We have so much opportunity to catch up with many other agricultural nations around the world when it comes to effective research that has meaningful impact on the industry; but it will take strong leadership to get there.
In the meantime though, it’s good to know we all use phones and computers.
About Sam Trethewey
Sam Trethewey is from a farming family and has worked across Australia and overseas on most major commodities including beef, wool, lamb and cropping. He co-founded SproutX, Australia’s first and largest agtech accelerator and investment fund where he spent nearly three years developing an ecosystem of support for agtech startups. He has been a regular commentator on agriculture through print, radio and online and has recently started his own food production company whilst also working as Head of Brand for Redhanded, a rural and regional communications specialist.
Questions? If you’ve got an agtech topic you’d like Sam to tackle, please email [email protected]
Hi Peter. Agfunder research shows investors (mostly US) have blown around this figure on startups focused on drones, with little to no ROI. Poor across the board. Whilst i see you feedback talks to potential results of the future, investors are looking for aquisitions, exits and investment rounds now. Their value is often driven by realised revenue. Which most drone businesses are failing on. Their implementation on farm is not driving bottom line results in most cases. Whilst they will find a place, they’ve been a classic case of a tech looking for a problem to solve, which usually ends badly. Opposed to identifying a problem, then seeking the best tools or tech to solve it.
I laughed along with you until I came to the bit where you talked about the “$1.2 Billion agtech drone fail” then I realised ABARE aren’t the only ones being a little careless with their research before writing. That is silly talk. Drones are here to stay, and are getting more sophisticated every day in their usefulness to farmers. Early claims of “checking the fences and the stock” were a little careless and premature but they are here for the long term. There will be spray drones that will carry 100’s of litres to apply safely to crops, others that will stay aloft for hours doing detailed crop survey and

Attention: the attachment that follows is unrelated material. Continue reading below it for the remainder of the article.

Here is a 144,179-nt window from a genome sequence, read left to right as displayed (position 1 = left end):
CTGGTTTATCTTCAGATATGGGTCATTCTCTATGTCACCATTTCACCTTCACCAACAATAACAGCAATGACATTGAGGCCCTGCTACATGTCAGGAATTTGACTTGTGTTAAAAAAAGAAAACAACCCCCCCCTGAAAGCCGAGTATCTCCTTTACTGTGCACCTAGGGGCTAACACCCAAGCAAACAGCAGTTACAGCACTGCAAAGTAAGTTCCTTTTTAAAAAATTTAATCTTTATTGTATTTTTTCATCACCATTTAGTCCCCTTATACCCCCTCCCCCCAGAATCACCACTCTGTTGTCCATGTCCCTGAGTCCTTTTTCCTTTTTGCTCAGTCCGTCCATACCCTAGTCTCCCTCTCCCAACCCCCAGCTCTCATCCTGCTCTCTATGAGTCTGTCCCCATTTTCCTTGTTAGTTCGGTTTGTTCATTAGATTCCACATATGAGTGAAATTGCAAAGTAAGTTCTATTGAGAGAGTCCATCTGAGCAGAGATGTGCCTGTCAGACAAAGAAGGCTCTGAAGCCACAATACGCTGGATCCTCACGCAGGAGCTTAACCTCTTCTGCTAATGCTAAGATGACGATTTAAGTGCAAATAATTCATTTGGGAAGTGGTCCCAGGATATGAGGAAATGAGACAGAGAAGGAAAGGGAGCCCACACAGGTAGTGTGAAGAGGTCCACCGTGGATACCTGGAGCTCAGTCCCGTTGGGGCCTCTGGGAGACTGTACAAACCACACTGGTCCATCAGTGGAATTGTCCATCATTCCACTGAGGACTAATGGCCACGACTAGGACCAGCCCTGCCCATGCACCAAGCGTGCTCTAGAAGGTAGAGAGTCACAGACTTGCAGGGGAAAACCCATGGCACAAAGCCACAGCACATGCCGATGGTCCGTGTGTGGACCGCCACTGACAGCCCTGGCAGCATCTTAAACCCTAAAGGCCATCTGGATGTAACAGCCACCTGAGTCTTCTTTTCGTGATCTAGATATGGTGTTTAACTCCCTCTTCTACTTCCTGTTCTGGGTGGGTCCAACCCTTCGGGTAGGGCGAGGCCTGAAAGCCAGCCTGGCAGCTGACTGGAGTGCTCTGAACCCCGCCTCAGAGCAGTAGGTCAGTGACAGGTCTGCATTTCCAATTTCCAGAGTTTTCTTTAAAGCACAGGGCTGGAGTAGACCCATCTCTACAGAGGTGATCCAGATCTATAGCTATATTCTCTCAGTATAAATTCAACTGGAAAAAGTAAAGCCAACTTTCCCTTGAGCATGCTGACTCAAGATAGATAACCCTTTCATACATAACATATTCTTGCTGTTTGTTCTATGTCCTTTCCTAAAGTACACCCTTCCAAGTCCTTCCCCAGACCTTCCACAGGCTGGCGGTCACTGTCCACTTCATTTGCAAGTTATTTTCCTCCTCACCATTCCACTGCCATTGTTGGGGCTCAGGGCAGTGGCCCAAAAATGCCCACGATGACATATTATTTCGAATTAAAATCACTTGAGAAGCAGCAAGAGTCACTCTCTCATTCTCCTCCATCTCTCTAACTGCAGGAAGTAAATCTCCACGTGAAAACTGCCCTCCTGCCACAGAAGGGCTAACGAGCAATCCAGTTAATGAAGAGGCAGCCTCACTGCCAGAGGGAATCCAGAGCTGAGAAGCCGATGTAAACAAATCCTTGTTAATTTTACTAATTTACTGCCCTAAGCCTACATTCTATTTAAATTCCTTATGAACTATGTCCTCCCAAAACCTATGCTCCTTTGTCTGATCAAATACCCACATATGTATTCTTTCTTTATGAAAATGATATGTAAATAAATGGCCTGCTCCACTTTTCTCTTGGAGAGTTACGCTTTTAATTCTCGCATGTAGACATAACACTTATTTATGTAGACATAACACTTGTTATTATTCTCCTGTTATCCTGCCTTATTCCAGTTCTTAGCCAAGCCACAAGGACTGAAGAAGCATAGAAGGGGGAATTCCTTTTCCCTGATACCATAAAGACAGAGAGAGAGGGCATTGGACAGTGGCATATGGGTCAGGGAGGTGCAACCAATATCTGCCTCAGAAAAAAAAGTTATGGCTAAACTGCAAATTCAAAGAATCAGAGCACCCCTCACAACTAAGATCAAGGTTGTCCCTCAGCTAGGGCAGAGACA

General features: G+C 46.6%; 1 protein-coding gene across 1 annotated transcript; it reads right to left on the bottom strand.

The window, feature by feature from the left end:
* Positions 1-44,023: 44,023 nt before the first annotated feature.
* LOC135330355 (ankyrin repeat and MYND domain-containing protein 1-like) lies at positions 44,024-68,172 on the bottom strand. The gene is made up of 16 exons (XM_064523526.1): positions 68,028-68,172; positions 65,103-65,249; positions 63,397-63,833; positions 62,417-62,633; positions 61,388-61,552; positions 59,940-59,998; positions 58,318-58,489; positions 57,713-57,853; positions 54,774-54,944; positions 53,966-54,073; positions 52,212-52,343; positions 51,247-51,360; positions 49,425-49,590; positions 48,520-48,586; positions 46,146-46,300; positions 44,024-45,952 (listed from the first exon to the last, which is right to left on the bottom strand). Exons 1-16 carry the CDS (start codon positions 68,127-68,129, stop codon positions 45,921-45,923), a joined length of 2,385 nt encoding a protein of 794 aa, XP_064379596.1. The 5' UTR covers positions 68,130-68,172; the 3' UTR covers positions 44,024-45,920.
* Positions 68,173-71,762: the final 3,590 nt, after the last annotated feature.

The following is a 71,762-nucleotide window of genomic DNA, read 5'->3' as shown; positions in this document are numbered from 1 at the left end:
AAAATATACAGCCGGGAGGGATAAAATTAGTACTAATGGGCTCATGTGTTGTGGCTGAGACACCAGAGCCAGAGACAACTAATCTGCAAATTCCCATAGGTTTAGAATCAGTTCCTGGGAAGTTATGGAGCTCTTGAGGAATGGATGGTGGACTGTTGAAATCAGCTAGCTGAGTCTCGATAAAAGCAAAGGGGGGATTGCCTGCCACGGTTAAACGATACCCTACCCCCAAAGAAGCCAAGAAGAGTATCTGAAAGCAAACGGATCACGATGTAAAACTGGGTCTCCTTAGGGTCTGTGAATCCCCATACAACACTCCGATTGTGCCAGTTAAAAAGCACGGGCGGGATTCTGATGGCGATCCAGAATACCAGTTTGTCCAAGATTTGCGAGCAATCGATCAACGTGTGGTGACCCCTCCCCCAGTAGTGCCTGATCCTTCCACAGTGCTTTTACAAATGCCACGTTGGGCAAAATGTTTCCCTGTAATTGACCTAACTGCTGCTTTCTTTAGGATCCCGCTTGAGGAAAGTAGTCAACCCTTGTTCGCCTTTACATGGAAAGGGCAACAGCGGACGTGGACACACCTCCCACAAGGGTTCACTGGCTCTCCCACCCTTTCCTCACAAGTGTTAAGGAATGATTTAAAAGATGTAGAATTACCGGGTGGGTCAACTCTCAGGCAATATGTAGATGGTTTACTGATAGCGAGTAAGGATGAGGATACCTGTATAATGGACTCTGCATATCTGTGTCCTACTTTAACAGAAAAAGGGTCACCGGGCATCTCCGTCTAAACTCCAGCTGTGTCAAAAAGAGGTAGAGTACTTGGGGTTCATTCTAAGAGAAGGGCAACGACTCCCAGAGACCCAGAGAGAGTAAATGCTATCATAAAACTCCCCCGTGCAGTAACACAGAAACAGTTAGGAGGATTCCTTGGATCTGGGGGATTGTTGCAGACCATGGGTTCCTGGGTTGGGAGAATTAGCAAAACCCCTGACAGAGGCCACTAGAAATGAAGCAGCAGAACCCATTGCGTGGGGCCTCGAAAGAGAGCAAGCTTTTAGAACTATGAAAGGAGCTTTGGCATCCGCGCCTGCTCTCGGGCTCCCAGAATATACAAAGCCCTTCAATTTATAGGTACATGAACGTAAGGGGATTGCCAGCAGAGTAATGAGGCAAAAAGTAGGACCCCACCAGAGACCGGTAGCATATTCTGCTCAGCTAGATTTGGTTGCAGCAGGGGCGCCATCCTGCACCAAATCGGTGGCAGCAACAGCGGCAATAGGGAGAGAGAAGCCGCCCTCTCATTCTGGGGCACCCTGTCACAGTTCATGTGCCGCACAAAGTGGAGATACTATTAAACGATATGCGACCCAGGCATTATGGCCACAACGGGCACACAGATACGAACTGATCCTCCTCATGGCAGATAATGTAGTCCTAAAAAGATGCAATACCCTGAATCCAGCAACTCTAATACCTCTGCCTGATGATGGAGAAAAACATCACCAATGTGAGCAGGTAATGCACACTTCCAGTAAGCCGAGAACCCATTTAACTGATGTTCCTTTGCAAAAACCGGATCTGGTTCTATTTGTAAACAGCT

infraRed analysis that will more useful than satellite imagery in the near future. New cameras and autonomous drones are appearing regularly now, each one a big jump forward in technology advancements. Some are being used in crop scouting, seeding establishment counting and high resolution InfraRed crop mapping that are proving to be very useful time and labour saving machines.
I share the author’s frustration with the inability of government to connect with the science involved in agriculture and animal industries. We no longer have access to locally-based and experienced extension officers who can pass on the results of government-funded research but instead have to deal with ministerial policy advisers who have no connection at all to what individual agricultural enterprises are achieving and so-called “peak bodies” who very little access to real science and research and are, in effect, just lobbyists.
I had to have a chuckle at your article Sam, but in truth, this is no laughing matter. It raises the very real and ongoing issue we have with industry data and research for primary industry in Australia. I have been known to be very vocal on my disappointment and point-blank distrust for ABARES data on industry, which any of us in the business knows, is non-representative of reality, antiquated and deficient in collection method. This report only highlights this to a new extreme. I think it is possibly a Canberra thing, or at least a bureaucratical department thing. I did actual meet some of the people from ABARES at an NTCA conference once – getting out and getting feedback from those with skin in didn’t change a thing – so let’s hope the Big Cheese can have more of an effect, for as you pointed out, we are in an unprecedented time of opportunity; of capital attraction to industry, supply chain and technology development; of rapid change and transition. Never before has there been a more important time to have accurate data, research that delivers insight and a basic affinity from our tax-payer funded departments.
Bravo on the on point article.